Tuesday, February 19, 2019

Sharing Your Information

We in the genealogy community often have discussions about how much of our information we share and how frustrating it is when people do not include basic information such as ancestral surnames and geography in their profiles.

Steve Pickholtz asked to share his thoughts on the subject.

So far, I've taken the Family Tree DNA Family Finder test and the 23andMe test. (I also did FTDNA's Y-37 but that is another matter entirely.) My wife took the MyHeritage test and the 23andMe test.  Our daughter took only the 23andMe test. The tests we all took were for different reasons as explained below.

I took the FTDNA test because I am a member of the Pickholtz group and tere is an advantage when all group members use the same testing company.  The 23andMe test will be explained later.  My wife took the MyHeritage DNA test because her family has lived in the same town in New Jersey since before the Civil War.  As a matter of fact, her line can be traced back to Betsy Ross of American flag fame.   My daughter took the 23andMe test for medical reasons only.  She leaves the genealogy part up to me.  Because of a life threatening medical problem my wife has, as does a cousin on my side of the family, we wanted to know if either of us was a carrier to better help my daughter if she were to have children.

All three of these test come with a list of possible relatives, and their ranking DNA-wise to the tester.  That is great.  I know nothing about DNA, so with FTDNA results, I leave it to Israel Pickholtz to sort it out and make sense out of it.  (Israel, has a great understanding of this, and has done a great job interpreting their meanings).

So what is the problem!!!!!!!!!!!  Let me use 23andMe for the example.  This program asks if it can use your name or something else to identify you to the rest of the list members.  Initials or a made up name don't help me when I check the results.  Family names, what's so hard about giving these if you know them?  I look at these always to see if they match any of my known relatives.  Where did your relative come from?  This may not always be known, but if it is, why not give it.  If again, using 23andMe with my wife,  the closest relative based on her DNA came from Ireland.   Guess what, without knowing anyone's family names, nor where those relatives came from, the information didn't help me at all.

These problems can all be found to some extent in the three above programs and I am sure in others.  If you are really interested in learning your roots,  you must give some information.   For those interest in why I wrote this,  in using 23andMe, I found three relatives (not from the Pickholtz line), but from my mother's line.  Three of them gave their real last names which are in my family.  Family stories pay off if you remember the names and places.  They also mentioned family members who live in Philadelphia, where I was born.  What did I do, yes I contacted them and found out they are related.  Two were on my mother's side and one on my father's mother's side.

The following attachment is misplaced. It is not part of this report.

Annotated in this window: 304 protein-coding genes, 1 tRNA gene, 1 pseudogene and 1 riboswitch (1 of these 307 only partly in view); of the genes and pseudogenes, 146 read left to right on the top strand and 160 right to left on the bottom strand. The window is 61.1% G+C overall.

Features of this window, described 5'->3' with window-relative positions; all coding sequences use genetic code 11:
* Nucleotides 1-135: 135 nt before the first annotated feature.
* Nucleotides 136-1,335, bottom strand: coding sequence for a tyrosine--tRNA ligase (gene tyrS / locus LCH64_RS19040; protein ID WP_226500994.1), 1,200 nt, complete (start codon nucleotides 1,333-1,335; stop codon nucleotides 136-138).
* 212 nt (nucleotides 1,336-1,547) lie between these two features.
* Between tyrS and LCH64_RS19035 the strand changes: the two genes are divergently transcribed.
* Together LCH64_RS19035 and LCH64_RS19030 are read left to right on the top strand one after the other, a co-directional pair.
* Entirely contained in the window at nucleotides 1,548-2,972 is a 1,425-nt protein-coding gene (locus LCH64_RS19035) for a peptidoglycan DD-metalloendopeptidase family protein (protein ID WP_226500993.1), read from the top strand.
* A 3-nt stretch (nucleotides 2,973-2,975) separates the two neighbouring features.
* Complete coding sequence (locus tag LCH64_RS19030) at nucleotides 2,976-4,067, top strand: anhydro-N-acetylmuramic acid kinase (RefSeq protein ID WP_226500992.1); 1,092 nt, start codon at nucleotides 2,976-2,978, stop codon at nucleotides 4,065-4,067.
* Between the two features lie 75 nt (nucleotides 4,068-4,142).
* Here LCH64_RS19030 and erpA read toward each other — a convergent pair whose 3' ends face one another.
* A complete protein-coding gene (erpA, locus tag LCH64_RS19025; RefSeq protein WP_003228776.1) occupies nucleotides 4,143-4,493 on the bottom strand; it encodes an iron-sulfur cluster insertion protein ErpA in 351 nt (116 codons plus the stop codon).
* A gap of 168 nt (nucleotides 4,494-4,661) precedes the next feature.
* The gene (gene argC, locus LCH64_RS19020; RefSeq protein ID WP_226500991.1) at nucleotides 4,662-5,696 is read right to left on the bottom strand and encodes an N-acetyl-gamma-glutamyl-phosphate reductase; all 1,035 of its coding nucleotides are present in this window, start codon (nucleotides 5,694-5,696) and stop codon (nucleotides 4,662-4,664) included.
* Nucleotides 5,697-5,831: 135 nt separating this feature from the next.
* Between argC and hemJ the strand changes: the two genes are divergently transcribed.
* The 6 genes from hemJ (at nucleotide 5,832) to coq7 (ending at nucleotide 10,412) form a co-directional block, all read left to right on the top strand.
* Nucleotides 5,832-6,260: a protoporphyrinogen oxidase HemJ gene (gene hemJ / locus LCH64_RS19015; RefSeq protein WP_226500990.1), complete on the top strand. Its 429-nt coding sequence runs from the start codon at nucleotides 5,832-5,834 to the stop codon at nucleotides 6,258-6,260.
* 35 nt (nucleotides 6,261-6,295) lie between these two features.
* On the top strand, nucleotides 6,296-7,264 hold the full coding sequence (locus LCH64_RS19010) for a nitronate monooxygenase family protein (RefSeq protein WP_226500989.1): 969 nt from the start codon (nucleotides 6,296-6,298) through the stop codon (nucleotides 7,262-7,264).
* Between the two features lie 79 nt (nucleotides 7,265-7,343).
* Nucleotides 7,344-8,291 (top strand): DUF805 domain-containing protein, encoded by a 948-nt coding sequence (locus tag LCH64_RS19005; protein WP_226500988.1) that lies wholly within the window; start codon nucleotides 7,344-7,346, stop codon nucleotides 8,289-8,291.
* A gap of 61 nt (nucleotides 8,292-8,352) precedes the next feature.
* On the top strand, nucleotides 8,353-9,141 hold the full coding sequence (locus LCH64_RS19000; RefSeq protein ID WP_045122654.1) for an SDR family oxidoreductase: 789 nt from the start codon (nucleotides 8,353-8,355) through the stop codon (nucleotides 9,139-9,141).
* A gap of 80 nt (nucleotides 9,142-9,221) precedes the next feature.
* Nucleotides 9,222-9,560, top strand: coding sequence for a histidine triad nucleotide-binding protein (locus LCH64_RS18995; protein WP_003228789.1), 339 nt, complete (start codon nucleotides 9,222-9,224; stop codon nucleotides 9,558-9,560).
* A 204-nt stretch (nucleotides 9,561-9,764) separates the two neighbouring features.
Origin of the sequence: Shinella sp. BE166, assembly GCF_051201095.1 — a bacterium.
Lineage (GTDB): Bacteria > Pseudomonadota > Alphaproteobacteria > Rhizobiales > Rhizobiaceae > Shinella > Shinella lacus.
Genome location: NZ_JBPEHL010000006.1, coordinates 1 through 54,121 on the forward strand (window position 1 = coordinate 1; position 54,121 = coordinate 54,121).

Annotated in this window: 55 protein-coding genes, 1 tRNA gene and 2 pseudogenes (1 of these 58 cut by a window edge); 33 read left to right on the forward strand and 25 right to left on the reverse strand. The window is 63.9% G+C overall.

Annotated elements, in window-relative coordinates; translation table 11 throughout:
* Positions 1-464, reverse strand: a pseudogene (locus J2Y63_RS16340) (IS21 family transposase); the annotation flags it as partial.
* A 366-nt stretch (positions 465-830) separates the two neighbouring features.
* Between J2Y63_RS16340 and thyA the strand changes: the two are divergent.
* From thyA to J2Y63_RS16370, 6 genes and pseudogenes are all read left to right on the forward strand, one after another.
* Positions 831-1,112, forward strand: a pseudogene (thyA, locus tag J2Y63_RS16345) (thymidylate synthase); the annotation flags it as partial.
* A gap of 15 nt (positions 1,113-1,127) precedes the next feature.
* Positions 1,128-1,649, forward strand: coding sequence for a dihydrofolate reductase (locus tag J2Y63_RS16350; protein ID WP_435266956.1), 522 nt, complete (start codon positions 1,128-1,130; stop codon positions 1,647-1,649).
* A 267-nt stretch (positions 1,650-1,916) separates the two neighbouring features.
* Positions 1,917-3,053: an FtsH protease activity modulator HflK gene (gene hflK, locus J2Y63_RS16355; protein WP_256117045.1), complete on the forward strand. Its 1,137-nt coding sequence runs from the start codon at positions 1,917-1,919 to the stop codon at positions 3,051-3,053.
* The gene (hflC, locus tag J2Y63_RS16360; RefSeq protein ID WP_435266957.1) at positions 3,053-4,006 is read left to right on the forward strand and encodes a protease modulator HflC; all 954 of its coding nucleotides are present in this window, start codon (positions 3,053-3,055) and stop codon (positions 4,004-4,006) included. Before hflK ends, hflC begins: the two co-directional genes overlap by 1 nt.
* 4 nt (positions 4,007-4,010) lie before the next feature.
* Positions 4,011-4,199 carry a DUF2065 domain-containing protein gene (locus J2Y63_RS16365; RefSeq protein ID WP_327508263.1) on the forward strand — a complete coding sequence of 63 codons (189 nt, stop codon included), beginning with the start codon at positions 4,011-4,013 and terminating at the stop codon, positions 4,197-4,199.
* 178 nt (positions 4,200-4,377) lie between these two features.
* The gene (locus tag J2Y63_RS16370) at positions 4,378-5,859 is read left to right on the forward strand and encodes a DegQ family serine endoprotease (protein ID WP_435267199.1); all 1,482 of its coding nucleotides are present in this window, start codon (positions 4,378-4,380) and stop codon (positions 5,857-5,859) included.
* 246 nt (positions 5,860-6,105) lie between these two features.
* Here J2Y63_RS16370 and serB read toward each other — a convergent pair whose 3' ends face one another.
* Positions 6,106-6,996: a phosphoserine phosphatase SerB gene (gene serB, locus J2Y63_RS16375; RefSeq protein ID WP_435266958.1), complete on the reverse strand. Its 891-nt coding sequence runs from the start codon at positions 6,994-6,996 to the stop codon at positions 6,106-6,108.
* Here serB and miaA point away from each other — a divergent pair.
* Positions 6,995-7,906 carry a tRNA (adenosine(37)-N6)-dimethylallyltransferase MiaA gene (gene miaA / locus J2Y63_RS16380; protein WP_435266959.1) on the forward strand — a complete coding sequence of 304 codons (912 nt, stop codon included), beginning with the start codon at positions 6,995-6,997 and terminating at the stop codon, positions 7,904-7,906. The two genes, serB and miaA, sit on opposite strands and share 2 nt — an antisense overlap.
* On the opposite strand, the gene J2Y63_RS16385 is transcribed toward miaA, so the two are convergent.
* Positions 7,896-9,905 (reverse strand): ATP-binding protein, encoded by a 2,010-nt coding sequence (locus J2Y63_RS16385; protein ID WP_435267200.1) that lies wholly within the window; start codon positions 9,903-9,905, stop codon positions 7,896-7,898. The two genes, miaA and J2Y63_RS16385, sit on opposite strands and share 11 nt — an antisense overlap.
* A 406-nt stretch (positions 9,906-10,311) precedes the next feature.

In closing------- help your self and other researchers by giving out some information.  Why hide it?

Housekeeping notes 
Order here.
European Jews have always married mainly within the tribe. Whether our numbers five hundred years ago in Europe were four hundred or four hundred thousand, the pool was limited. As a result, the members of the tribe today are all related to one another, multiple times.  This phenomenon, known as endogamy, makes Jewish genetic genealogy very difficult, often impossible. There is a similar phenomenon in some other population groups.

I was convinced that this brick wall is not as impenetrable as it seems, at least in some circumstances.

I believe that this book demonstrates that I was correct.

When I decided I wanted to write a book, I was not sure if I wanted to write a “How to” book or a “How I did it” book. The decision was dictated by the facts in the field. Different family structures, widely different numbers of living family members, and other similar factors dictated that writing “How to” would be irrelevant for most researchers.

“How I did it” is more likely to be helpful to the research community and more likely to instill the confidence necessary for such a project.

It is my hope that this book will encourage and inspire other researchers of their European Jewish families and other endogamous populations to say “I can do this!”

Monday, February 11, 2019

Politzer

Customers of Family Tree DNA are familiar with the match alerts we get from time to time, whether our own kits or the kits of members of our projects.
As I manage over a hundred kits, I am not about to stop what I am doing to look at these every time I receive one and in any case, I want to see how a match fits not just with me  but with other family members including those not close enough to warrant an alert. So nearly two years ago, I decided to look at all the new matches across my family members every few months. Then I write to the ones that look interesting and ask them to upload to GEDmatch to see if these matches are on shared segments.